Carry On by Rainbow Rowell is the realization of the fantasy world that the main character in Fangirl writes about.
Simon Snow's last year at Watford, the school of Magick that is more of
a home to him than any of the orphanages and foster homes where he grew
up. Nothing is going according to plan, though -- the Insidious Humdrum
is causing havoc all over Britain, but the Mage is strangely absent and
preoccupied. Simon has had a fight with his girlfriend, and Baz,
Simon's evil vampire roommate, hasn't even shown up for the start of
term. Simon's need to know what Baz is up to pretty much amounts to a
fixation -- who knew he could be even more irritating in absence
than when present? And of course, what Simon should really be worrying
about is the Insidious Humdrum, who can suck a region dry of magic, and
who recently appeared in the guise of Simon himself as a young boy. Why
is the Humdrum wearing Simon's face, and does the Mage have any plans to
stop the Humdrum from stealing magic?
If you've read Fangirl, you know that in that universe the Simon Snow series is an eight-book fantasy epic much like Harry Potter, and Carry On, Simon is the massive slash fanfic written by Cath, the main character in Fangirl -- an alternate ending to the series. Of course, in our world, none of that exists, except now we have Carry On,
which is probably not exactly what Cath would write, but closer to
Cath's version of events than to Gemma T. Doyle's. (If you haven't read Fangirl,
you're probably pretty confused by now. Sorry.) Basically, assume there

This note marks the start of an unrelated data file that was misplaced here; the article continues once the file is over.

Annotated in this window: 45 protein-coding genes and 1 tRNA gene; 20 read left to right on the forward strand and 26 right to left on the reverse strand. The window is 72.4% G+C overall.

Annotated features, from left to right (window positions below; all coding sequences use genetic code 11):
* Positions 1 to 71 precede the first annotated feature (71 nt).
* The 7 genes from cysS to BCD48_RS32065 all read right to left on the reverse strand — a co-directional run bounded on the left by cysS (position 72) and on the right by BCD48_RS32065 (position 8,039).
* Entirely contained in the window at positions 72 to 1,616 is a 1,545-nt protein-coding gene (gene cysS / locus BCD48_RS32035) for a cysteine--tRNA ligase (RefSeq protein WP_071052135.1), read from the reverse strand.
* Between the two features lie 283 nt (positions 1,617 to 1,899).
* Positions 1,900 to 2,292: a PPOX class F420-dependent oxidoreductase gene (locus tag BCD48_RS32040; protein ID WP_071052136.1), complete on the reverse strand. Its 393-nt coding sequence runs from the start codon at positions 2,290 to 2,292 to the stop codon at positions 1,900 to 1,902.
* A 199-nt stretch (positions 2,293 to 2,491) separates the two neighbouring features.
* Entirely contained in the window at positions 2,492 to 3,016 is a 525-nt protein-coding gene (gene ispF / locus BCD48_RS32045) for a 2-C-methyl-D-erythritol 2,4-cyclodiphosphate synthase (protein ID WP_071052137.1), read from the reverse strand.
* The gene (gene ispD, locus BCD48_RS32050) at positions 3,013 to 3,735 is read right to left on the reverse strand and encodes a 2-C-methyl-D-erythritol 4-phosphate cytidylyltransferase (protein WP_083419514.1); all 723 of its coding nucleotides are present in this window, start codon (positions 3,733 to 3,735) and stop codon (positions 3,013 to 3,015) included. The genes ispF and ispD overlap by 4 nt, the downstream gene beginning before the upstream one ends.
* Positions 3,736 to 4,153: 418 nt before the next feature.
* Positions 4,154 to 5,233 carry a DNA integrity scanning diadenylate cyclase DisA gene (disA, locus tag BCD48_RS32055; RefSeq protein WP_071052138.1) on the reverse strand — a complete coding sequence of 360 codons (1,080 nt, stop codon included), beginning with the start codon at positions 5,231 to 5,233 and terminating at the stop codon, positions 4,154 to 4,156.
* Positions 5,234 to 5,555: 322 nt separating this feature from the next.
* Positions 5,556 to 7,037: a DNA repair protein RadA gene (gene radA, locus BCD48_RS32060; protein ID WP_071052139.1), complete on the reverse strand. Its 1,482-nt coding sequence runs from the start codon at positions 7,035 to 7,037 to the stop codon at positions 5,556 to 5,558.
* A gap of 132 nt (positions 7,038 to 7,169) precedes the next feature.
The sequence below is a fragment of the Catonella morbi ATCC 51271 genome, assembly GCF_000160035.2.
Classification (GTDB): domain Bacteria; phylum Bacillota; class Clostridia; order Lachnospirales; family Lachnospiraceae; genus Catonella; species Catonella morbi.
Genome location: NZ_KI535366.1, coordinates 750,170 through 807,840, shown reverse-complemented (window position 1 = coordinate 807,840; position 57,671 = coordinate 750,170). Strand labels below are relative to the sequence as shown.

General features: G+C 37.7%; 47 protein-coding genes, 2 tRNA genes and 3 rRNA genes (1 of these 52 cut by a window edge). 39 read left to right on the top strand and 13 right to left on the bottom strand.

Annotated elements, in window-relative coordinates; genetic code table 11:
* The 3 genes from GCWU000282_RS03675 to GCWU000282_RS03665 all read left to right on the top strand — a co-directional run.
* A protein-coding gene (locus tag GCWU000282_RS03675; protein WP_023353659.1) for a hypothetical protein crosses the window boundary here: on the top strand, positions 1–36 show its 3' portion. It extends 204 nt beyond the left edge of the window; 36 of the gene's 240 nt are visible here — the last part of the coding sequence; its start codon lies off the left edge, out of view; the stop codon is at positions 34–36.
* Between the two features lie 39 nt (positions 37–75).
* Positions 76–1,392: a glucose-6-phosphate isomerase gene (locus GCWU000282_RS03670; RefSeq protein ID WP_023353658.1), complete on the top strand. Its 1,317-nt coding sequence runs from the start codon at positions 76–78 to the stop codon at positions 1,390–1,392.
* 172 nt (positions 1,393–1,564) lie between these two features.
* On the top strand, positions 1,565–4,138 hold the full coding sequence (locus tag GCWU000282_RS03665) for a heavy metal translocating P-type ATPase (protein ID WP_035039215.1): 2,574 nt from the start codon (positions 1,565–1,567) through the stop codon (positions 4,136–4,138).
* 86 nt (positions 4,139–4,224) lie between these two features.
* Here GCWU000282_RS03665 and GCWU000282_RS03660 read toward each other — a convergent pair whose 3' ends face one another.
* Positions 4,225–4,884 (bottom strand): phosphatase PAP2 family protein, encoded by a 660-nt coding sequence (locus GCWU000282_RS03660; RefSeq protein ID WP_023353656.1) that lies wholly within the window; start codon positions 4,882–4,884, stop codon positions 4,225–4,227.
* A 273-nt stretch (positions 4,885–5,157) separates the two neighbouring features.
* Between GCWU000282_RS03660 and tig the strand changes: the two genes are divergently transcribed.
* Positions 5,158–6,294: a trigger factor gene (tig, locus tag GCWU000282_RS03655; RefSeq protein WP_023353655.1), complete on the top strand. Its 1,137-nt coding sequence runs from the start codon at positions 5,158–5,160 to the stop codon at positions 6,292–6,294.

have already been seven books about the adventures of Simon Snow, his
best friend Penelope, his girlfriend Agatha, and his nemesis/roommate
Baz. Except, of course, there haven't, so Rowell has to include some
backstory that readers of the nonexistent series would already know
about, which she does skillfully.
I went into this book with trepidation: due to the factors I attempted to explain in the preceding paragraph, the concept of Carry On
sounded to me like Rowell was basically writing her own fanfiction.
Plus, everything she's published until now has been pretty well grounded
in reality (magical phone lines to the past notwithstanding). I
shouldn't have worried. If anyone can pull off this crazy concept, it's
Rainbow Rowell. Reading this book felt a little bit like reading Deathly Hallows
again for the first time -- not because of any similarities in plot,
but because she really captured the feeling of a long-awaited final
book, even though the earlier books don't technically exist. Carry On lovingly (and obliquely) pokes at some of the weaknesses of Harry Potter without ever becoming too harshly critical.
And of course, Carry On
is a fantastic story in its own right, with a carefully developed
system of magic, elaborately imagined setting, and a plot that builds to
a dramatic and surprising conclusion. I found the whole thing
Can you read this book without having read Fangirl? Probably, but I wouldn't recommend it. Though the plot is entirely independent of Fangirl, the characters and relationships are introduced there in a way that primes the reader for greater enjoyment of Carry On. But if you're a fan of Fangirl and have been feeling some trepidation about Carry On, I think you'll be pleasantly surprised.
(Reviewed from a copy borrowed through my library system.)